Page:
Credit: 6 Nations Rugby

Following last weekend's 2023 6 Nations rugby tournament opening with wins for France, Ireland and Scotland, the second weekend also had two matches on Saturday 11 February and one on Sunday 12 February 2023.

Ireland - France

The weekend's first game saw the top two ranked sides come up against one another, in Dublin, for what was to become an incredible game of rugby. Both teams had won last weekend but both recognised there was plenty of room for improvement. The line-ups saw just one change from the opening games, with Herring starting at #2 for Ireland due to an injury to Sheehan.

In a frantic start to the game, with neither side giving an inch, there was little to separate them. After fifteen minutes, it was 7-6 to Ireland, with full-back Hugo Keenan dancing through the French defence to score the game's first try for the home side. Just five minutes later, it was 12-13 following tries by Penaud for France, and Lowe for Ireland. France were down to fourteen men for ten minutes when referee Wayne Barnes yielded a yellow card for a dangerous tackle. With this advantage, Ireland scored their third try of the game when Porter went over to score in his second game in succession. But France were still in the game thanks to Ramos' boot, having scored three penalties and one conversion. HT Ireland 22, France 16. The match was certainly living up to expectation and the tension inside the ground was palpable.

The second half started as intense as the first, but with a lot of kicking, yet both sides increased their intensity in defence. On 48 minutes, Ireland's playmaker Sexton went off injured and was replaced by Ross Byrne. He slotted into the role seamlessly and drove the Irish forward. The first points of the half were not achieved until the 59th minute when Ross Byrne, on for Johnny Sexton on 48 minutes, slotted the ball over the bar for a three-point penalty. A minute later, France had recovered the three points with a drop-goal by Ramos. Ireland persevered and were rewarded on the 72nd minute when Garry Ringrose went over for their fourth try (and therefore a bonus point). With Byrne slotting home the conversion, Ireland has stretched their lead to 13 points. France tried, but they did not have the intensity that Ireland were bringing to the contest. They fought to the last, but could not get within 7 points of Ireland which would have given them a losing point. In the process, Ireland had recorded their 13th consecutive home win, and France had lost their undefeated record.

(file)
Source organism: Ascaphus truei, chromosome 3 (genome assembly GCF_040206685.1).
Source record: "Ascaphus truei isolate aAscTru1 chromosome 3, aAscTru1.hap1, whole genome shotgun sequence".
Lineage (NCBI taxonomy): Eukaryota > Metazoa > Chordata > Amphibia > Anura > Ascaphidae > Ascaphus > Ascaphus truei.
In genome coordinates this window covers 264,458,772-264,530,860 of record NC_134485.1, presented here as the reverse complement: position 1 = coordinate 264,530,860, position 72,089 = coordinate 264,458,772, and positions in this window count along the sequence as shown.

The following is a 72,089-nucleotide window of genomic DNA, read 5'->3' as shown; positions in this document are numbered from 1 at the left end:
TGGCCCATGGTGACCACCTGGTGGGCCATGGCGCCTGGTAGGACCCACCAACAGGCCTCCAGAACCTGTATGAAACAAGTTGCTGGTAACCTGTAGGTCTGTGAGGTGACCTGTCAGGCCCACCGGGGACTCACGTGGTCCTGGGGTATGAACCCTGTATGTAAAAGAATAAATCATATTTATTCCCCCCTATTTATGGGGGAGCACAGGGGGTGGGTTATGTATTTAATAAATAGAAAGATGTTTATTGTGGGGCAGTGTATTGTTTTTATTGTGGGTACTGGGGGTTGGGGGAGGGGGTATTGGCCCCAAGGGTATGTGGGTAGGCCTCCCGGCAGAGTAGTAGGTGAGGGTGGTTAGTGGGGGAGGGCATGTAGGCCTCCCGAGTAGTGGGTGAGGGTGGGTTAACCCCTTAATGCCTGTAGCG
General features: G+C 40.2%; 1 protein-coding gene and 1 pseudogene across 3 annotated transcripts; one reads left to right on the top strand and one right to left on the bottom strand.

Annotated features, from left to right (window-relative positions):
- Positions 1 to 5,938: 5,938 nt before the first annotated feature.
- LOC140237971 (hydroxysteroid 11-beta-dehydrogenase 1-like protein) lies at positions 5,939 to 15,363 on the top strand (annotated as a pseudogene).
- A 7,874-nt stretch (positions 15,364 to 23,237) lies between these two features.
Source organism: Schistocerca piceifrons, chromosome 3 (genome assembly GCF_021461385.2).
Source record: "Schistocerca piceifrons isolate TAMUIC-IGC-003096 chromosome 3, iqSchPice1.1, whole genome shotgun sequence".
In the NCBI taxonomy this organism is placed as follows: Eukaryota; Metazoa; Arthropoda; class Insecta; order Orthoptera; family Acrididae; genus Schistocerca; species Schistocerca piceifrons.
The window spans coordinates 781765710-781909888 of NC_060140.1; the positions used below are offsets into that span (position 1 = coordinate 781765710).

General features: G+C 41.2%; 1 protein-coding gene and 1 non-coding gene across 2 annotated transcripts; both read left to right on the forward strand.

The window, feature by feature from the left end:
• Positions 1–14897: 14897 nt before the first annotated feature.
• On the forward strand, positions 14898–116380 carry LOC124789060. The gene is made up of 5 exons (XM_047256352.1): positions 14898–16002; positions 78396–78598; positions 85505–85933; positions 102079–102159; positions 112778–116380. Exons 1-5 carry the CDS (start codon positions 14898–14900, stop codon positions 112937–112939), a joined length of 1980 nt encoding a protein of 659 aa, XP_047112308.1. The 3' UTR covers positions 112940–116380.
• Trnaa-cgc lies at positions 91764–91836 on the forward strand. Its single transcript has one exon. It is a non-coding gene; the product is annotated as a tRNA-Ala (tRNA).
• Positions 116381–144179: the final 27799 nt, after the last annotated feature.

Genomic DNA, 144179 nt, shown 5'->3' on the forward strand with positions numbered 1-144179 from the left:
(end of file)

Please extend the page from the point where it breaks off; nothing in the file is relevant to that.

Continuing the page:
FT: Ireland 32, France 19

Scotland - Wales

With Scotland winning the Calcutta Cup in Twickenham last weekend, and Wales losing at home to Ireland, this was a match that Scotland were tipped to win, particularly with Wales' coach Warren Gatland ringing the changes and giving an opportunity to new blood in the forwards' pack. But this is the 6 Nations, so anything could happen.

The match started with the Welsh forwards building slowly, phase by phase, while Scotland were relying on their backs to break through the centre. Scotland got the first points on the board courtesy of two penalties by Finn Russell within the first fifteen minutes. Wales were grinding out territory but they could not get points on the board, even when Dan Biggar had an opportunity on the 24th minute but his missed the penalty kick. Scotland almost scored the game's opening try on the half hour with Steyn on the wing, but he was bundled into touch. Seconds later, they had the ball over the Welsh line with hooker Turner credited with the touch down. Russell converted to extend the lead to 13-0. Two minutes later, the try-scorer committed a high tackle and received a yellow card, meaning he was off the field for ten minutes. With a man advantage, Wales pressed forward with their maul crossing Scotland's line for a try by Ken Owens, converted by Biggar. Wales pressed for a second try but their last ploy before half-time ended with a poor pass into touch. HT Scotland 13, Wales 7.